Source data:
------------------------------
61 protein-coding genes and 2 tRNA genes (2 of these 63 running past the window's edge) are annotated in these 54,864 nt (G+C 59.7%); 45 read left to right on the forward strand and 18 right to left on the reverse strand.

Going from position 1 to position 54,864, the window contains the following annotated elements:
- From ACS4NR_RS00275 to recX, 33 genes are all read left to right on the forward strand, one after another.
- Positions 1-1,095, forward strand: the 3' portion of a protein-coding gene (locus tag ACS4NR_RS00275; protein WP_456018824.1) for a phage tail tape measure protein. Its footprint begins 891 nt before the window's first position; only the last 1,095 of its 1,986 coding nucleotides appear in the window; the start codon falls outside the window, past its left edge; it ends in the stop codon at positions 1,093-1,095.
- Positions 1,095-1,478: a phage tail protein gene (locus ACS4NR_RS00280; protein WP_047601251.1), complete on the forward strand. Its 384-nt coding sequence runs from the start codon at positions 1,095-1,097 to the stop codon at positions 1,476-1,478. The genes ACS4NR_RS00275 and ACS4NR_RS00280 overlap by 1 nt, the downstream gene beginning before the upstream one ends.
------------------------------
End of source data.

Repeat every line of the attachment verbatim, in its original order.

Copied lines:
61 protein-coding genes and 2 tRNA genes (2 of these 63 running past the window's edge) are annotated in these 54,864 nt (G+C 59.7%); 45 read left to right on the forward strand and 18 right to left on the reverse strand.

Going from position 1 to position 54,864, the window contains the following annotated elements:
- From ACS4NR_RS00275 to recX, 33 genes are all read left to right on the forward strand, one after another.
- Positions 1-1,095, forward strand: the 3' portion of a protein-coding gene (locus tag ACS4NR_RS00275; protein WP_456018824.1) for a phage tail tape measure protein. Its footprint begins 891 nt before the window's first position; only the last 1,095 of its 1,986 coding nucleotides appear in the window; the start codon falls outside the window, past its left edge; it ends in the stop codon at positions 1,093-1,095.
- Positions 1,095-1,478: a phage tail protein gene (locus ACS4NR_RS00280; protein WP_047601251.1), complete on the forward strand. Its 384-nt coding sequence runs from the start codon at positions 1,095-1,097 to the stop codon at positions 1,476-1,478. The genes ACS4NR_RS00275 and ACS4NR_RS00280 overlap by 1 nt, the downstream gene beginning before the upstream one ends.